Dime-a-dozen economic policy pronouncements are coming out from the ministers of the new government. That can only be expected. But none is more relevant and of immediate importance than the commerce minister’s revelation that a new assessment has been ordered about India’s free trade agreements.
Why has the decision been taken? India had quickly frozen over 20 free trade agreements (FTAs). But the end result was huge annual trade deficits running close to $200 billion. It looked as if India’s trade deals were more to encourage imports than exports.
India had entered into FTAs in rapid fire succession following the collapse of the Doha round of talks at the WTO. FTAs were fashionable in those days. USA had struck the strategy of concluding direct trade deals with select countries when it could not muscle its agenda on the multilateral forum. This way of doing deals was articulated by none other than United States Trade Representative, Robert Zoellick.
We were also not far behind and FTA talks were held with China, Japan, Korea, Singapore, ASEAN, Israel, Russia and many others. Name a country, we were holding FTA talks. Some of these were quickly wrapped up with agreements. Some are still lingering, for example, as with the European Union.
FTAs are not just trade deals. They are much more than that. FTAs were not of much significance for reducing tariff barriers, which were already low. They were important for so much else, which was not immediately apparent. Invariably, FTAs involved synchronising investment laws between the partner countries; they involved concessions over intellectual property rights; and then, often conferred special rights for litigation in the international forum on a wide range of issues from tax conflicts to investment law interpretation.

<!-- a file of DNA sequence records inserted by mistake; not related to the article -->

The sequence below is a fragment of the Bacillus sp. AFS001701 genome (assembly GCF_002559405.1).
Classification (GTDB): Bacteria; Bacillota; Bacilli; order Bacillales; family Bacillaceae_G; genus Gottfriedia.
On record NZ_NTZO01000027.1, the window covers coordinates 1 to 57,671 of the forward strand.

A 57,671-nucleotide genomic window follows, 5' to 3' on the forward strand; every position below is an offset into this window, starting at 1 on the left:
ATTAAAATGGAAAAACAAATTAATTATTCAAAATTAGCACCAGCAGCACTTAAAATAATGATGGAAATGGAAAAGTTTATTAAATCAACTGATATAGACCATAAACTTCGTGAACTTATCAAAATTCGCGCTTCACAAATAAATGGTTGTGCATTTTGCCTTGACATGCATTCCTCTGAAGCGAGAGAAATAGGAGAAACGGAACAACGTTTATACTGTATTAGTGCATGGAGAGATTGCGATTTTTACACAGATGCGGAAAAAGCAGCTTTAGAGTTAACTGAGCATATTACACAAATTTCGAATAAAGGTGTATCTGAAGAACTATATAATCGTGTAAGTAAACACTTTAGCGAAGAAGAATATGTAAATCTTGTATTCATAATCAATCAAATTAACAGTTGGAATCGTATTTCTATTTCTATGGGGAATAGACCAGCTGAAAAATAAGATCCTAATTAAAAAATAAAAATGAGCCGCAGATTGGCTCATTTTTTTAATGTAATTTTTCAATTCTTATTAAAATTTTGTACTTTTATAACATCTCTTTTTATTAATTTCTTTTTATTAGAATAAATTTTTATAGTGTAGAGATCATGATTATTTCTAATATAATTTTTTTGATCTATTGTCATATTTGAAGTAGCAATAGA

The implications of FTAs are coming increasingly to the fore. One important up shot is that FTAs have hit India’s manufacturing growth. A trade deal between India and Thailand had, for example, made a major investment by a Japanese automobile company into India unviable. Because the same company had an engine plant in Thailand and following an agreement it became cheaper to import engines than to set up a factory for making these in India. This is the perspective within which FTAs must be located.
This is critical. A country’s exports will depend on its manufacturing ability. China’s huge export drive was due to its massive manufacturing capacity in everything from electrical goods to telecom equipment to small gadgets. China’s steel-making capacity of over 600 million tonnes is many times its own steel consumption. The manufacturing base produces much more than required within the country and thus provides the surplus for exports. Ours is the reverse.
India had always run deficit in its trade account as imports had been traditionally higher than exports. Our exports are low value added, while imports are rated high. We export iron ore to China and import telecom equipment. India exports mangoes to Japan and imports railway coaches. India exports low-end textiles rather than high value fashion garments.
To make a breakthrough in high value exports, rather than sending iron ore or raw materials, would call for having a developed manufacturing base. India had been talking of nurturing its manufacturing industry for years now. The previous government set up a manufacturing competitiveness council and talked — for years — about formulating a manufacturing policy. Nothing much happened on the ground.
The country’s commerce minister’s success would critically depend on the prior achievements of the industry minister. Nirmala Sitharaman being both, she should now give a little more importance to her other portfolio. This is realised by the Union finance minister, Arun Jaitley, who emphasised his priority for developing the manufacturing industry in the country. The budget should make a beginning in this respect.
The author is a Delhi-based analyst and commentator